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Unlearning: The Other Half of Learning

Have you ever paused to consider how truly incredible your brain is?  It’s an amazing operating system, running and regulating our body’s functions seemingly on autopilot while still having the capacity to store memories and continually learn new things. Like all of us, I love to learn new things and hate letting go at any point. I carry a vast amount of information—much of it useful, some of it not so much. I often joke that my brain is full.  This makes me wonder if I can let go of some of the useless information and make room for new, more relevant knowledge.  Is it even possible?


Learning new things is a transformative journey, but letting things go or “unlearning” them is rarely talked about.  I find this interesting since letting go of outdated knowledge or old habits can be just as crucial as picking up new skills. Unlearning isn’t about forgetting something; it’s about actively changing or removing old patterns to make room for fresh ideas. This process is complex because our brains create pathways through repetition and reinforcement, making certain thoughts or behaviors our go-to. To change these, we need a good deal of conscious effort and patience, and let’s be honest, it’s hard work.


In many ways, it’s very good that our brains are sticky. That is what keeps us stable, consistent, and able to handle daily repetitive tasks.  Once you learn how to ride a bike, drive, or even hit a golf ball badly, you don’t have to relearn it every day. This kind of efficiency is a lifesaver. Our brains also hold our long-held beliefs and values which shape our identity- our ability to retain keeps our sense of self solid and continuous. All very important things—it’s what makes us….us!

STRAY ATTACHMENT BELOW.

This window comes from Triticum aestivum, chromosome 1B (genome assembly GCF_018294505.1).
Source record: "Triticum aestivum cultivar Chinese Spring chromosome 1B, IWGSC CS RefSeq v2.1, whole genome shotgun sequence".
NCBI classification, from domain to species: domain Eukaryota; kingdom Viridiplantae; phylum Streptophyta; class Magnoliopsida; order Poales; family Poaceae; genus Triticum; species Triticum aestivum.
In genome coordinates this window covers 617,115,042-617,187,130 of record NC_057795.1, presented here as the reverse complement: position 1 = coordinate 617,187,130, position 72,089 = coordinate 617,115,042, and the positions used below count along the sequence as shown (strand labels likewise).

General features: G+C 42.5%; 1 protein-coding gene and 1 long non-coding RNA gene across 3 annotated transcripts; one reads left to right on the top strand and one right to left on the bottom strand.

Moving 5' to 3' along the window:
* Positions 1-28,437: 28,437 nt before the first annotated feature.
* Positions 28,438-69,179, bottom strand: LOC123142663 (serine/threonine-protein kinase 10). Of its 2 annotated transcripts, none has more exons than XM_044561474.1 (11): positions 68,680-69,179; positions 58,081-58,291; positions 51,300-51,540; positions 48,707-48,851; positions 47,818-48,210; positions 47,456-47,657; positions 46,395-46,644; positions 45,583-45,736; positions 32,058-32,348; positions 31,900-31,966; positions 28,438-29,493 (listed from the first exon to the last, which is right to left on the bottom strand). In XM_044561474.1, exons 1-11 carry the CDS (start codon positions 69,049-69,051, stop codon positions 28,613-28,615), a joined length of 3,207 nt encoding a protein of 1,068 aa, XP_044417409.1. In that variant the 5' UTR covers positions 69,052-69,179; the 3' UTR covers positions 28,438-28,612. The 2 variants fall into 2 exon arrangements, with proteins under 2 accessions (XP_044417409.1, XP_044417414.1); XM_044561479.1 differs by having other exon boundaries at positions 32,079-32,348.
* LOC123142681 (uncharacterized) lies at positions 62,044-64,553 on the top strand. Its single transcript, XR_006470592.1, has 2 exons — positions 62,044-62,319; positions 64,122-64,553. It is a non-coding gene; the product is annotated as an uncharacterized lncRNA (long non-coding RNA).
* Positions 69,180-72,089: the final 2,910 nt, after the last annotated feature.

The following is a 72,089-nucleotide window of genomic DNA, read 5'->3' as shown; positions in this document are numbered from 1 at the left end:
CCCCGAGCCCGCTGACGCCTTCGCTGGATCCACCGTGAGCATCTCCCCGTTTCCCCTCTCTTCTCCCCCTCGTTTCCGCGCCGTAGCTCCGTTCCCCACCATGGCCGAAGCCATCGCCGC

But the tenacity can be a downside, causing us to hold tight to outdated information or old habits that may hold us back personally and professionally. This can stunt our growth and sour relationships. So, striking the right balance is key. We need to appreciate our brain’s need for stability while also embracing the need to stay updated and adaptable. Creating environments that encourage questioning and revisiting old knowledge can help, whether that’s at school, work, or within our social circles.  If you’re looking to apply these ideas in your daily life, start with mindfulness. It helps us spot our automatic thoughts and behaviors, paving the way for change. Also, stepping into new situations and listening to diverse viewpoints can challenge our old ways of thinking and help us unlearn.


In the end, managing our brain’s stickiness to old habits and information is crucial throughout our lives. By welcoming change, we equip ourselves to thrive in both familiar and new situations, armed with the best insights from the past and present. Supporting lifelong learning, both personally and societally, can turn the daunting task of unlearning into an opportunity for growth and innovation. This way, we keep evolving, staying open to new possibilities and ready to face what comes next.


“The illiterate of the future are not those who can’t read or write but those who cannot learn, unlearn, and relearn.” – Alvin Toffler


Are you ready to clear out the mental clutter and make room for new ideas and opportunities? Share your thoughts and experiences with unlearning in the comments below or join our community discussion to connect with others on the same journey. Let’s embrace the challenge of unlearning together and see what new growth we can inspire!


Have a great weekend!!!